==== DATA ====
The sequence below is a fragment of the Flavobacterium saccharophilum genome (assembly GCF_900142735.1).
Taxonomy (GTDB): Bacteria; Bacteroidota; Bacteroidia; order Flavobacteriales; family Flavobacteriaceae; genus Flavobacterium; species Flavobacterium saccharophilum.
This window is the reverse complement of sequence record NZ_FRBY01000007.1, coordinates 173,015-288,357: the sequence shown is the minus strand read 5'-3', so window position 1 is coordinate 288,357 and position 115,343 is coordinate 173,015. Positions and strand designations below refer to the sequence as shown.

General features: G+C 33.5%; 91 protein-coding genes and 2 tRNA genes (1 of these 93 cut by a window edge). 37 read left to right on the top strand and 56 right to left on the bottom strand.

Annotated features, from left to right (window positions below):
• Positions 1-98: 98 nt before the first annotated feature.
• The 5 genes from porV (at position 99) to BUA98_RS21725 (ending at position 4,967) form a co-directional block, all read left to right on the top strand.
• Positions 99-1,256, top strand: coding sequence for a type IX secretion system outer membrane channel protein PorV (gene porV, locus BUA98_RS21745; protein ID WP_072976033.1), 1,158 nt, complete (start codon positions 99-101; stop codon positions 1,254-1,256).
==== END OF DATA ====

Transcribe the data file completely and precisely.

The sequence below is a fragment of the Flavobacterium saccharophilum genome (assembly GCF_900142735.1).
Taxonomy (GTDB): Bacteria; Bacteroidota; Bacteroidia; order Flavobacteriales; family Flavobacteriaceae; genus Flavobacterium; species Flavobacterium saccharophilum.
This window is the reverse complement of sequence record NZ_FRBY01000007.1, coordinates 173,015-288,357: the sequence shown is the minus strand read 5'-3', so window position 1 is coordinate 288,357 and position 115,343 is coordinate 173,015. Positions and strand designations below refer to the sequence as shown.

General features: G+C 33.5%; 91 protein-coding genes and 2 tRNA genes (1 of these 93 cut by a window edge). 37 read left to right on the top strand and 56 right to left on the bottom strand.

Annotated features, from left to right (window positions below):
• Positions 1-98: 98 nt before the first annotated feature.
• The 5 genes from porV (at position 99) to BUA98_RS21725 (ending at position 4,967) form a co-directional block, all read left to right on the top strand.
• Positions 99-1,256, top strand: coding sequence for a type IX secretion system outer membrane channel protein PorV (gene porV, locus BUA98_RS21745; protein ID WP_072976033.1), 1,158 nt, complete (start codon positions 99-101; stop codon positions 1,254-1,256).